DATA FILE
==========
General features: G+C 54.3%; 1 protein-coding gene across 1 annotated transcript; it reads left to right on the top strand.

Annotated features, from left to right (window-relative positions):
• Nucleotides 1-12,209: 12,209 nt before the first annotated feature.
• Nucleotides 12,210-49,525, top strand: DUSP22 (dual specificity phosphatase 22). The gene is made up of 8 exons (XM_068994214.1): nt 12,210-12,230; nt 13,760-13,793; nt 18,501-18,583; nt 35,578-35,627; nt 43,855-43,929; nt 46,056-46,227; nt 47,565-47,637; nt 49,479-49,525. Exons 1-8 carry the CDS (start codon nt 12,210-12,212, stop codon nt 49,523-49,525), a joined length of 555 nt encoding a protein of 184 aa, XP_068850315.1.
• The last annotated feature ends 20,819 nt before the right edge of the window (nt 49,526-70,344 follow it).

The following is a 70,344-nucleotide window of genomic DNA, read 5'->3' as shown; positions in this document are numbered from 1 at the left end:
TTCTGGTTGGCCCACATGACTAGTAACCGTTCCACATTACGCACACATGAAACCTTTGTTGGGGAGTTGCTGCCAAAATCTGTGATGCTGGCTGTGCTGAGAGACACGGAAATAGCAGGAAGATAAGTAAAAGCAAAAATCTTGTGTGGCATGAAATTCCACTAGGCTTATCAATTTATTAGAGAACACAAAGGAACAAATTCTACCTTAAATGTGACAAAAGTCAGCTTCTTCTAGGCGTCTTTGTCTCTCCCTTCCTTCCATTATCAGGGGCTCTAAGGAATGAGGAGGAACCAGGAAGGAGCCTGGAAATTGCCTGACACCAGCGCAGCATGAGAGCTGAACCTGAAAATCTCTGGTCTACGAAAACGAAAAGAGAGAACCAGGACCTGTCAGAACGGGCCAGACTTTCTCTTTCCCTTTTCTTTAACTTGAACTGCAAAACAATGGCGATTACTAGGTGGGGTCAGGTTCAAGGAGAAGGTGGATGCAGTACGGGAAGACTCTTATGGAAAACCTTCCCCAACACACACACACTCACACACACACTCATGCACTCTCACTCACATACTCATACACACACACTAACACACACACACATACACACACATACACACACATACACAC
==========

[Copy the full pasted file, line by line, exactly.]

General features: G+C 54.3%; 1 protein-coding gene across 1 annotated transcript; it reads left to right on the top strand.

Annotated features, from left to right (window-relative positions):
• Nucleotides 1-12,209: 12,209 nt before the first annotated feature.
• Nucleotides 12,210-49,525, top strand: DUSP22 (dual specificity phosphatase 22). The gene is made up of 8 exons (XM_068994214.1): nt 12,210-12,230; nt 13,760-13,793; nt 18,501-18,583; nt 35,578-35,627; nt 43,855-43,929; nt 46,056-46,227; nt 47,565-47,637; nt 49,479-49,525. Exons 1-8 carry the CDS (start codon nt 12,210-12,212, stop codon nt 49,523-49,525), a joined length of 555 nt encoding a protein of 184 aa, XP_068850315.1.
• The last annotated feature ends 20,819 nt before the right edge of the window (nt 49,526-70,344 follow it).

The following is a 70,344-nucleotide window of genomic DNA, read 5'->3' as shown; positions in this document are numbered from 1 at the left end:
TTCTGGTTGGCCCACATGACTAGTAACCGTTCCACATTACGCACACATGAAACCTTTGTTGGGGAGTTGCTGCCAAAATCTGTGATGCTGGCTGTGCTGAGAGACACGGAAATAGCAGGAAGATAAGTAAAAGCAAAAATCTTGTGTGGCATGAAATTCCACTAGGCTTATCAATTTATTAGAGAACACAAAGGAACAAATTCTACCTTAAATGTGACAAAAGTCAGCTTCTTCTAGGCGTCTTTGTCTCTCCCTTCCTTCCATTATCAGGGGCTCTAAGGAATGAGGAGGAACCAGGAAGGAGCCTGGAAATTGCCTGACACCAGCGCAGCATGAGAGCTGAACCTGAAAATCTCTGGTCTACGAAAACGAAAAGAGAGAACCAGGACCTGTCAGAACGGGCCAGACTTTCTCTTTCCCTTTTCTTTAACTTGAACTGCAAAACAATGGCGATTACTAGGTGGGGTCAGGTTCAAGGAGAAGGTGGATGCAGTACGGGAAGACTCTTATGGAAAACCTTCCCCAACACACACACACTCACACACACACTCATGCACTCTCACTCACATACTCATACACACACACTAACACACACACACATACACACACATACACACACATACACAC